August 20, 2013
North Carolina Commits $4M for Telepsychiatry
By Michael Guta TMCnet Contributing Writer
Video conferencing technology is used effectively in the business world to collaborate with co-workers or conduct meetings without geographical limitations. This technology is also used in the legal system and healthcare profession to offer services to underserved communities. North Carolina has passed legislation to expand the ability of healthcare professionals to make long-distance evaluation in emergency rooms for patients suffering from drug overdose and mental issues.
The decision to expand emergency psychiatric medicine by video conferencing was announced by Gov. Pat McCrory with an additional $4 million over the next two years to provide mental health services in rural areas.
The lack of psychiatric care in rural and disadvantaged areas around the country is responsible for patients living with wrong diagnosis and oftentimes suffering needlessly from a condition that can be treated with proper medication. This technology allows doctors and other professionals to hear and view patients in a remote emergency room to make a quick and accurate assessment in order to start the right form of therapy. The technology is Health Insurance Portability and Accountability Act (HIPAA)-compliant and all patient data is protected.
A three-year experiment with 14 community hospitals in eastern North Carolina and East Carolina University medical school are connected with this program. An additional two dozen hospitals in remote locations are waiting to be part of the program so they can provide patients in their communities with experts in the field of psychiatry.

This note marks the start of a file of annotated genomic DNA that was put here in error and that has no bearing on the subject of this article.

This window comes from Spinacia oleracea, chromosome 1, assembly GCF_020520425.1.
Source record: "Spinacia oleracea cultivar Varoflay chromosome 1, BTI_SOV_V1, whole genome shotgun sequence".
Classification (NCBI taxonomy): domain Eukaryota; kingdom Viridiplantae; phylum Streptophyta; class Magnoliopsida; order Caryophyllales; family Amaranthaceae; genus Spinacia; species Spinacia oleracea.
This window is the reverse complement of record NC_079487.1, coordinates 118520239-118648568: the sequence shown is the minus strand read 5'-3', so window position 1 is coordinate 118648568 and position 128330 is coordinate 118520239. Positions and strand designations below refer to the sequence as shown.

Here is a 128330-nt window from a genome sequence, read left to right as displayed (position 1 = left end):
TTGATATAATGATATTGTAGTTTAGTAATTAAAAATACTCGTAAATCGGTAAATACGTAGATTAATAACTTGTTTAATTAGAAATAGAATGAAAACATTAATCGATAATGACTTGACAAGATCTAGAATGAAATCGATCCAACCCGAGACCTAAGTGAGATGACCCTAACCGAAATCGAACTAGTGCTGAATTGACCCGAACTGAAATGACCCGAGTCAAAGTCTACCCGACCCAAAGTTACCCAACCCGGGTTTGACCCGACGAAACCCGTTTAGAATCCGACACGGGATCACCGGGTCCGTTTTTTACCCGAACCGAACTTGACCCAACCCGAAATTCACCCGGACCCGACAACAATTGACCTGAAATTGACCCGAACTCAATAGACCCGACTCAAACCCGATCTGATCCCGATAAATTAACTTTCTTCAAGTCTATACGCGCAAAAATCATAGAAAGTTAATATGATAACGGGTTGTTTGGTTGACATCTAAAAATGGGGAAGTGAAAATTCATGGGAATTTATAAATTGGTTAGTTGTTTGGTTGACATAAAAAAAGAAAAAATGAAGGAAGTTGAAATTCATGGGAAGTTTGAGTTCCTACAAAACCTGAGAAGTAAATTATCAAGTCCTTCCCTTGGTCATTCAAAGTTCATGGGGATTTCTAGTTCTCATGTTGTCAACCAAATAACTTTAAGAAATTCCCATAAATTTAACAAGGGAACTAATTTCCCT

Psychiatrists across state are available to consult with remote hospitals if a doctor is not available to diagnose the patient. Patients needing psychiatric help are often placed in the penal system because adequate diagnostic measures are not in place in emergency rooms or jails. This program will reduce the number of mentally ill patients being unjustly incarcerated just for being sick.
According to the Department of Health and Human Services, the pilot program has made more than 4000 psychiatric assessment of emergency department patients. This has resulted in more patients getting psychiatric treatment while they are waiting to be admitted in the hospital or referred to another service provider.
While close to 100 hospitals in North Carolina have some psychiatric coverage for emergency departments, 58 of those hospitals don't have the number of mental health professionals to meet the needs of their communities.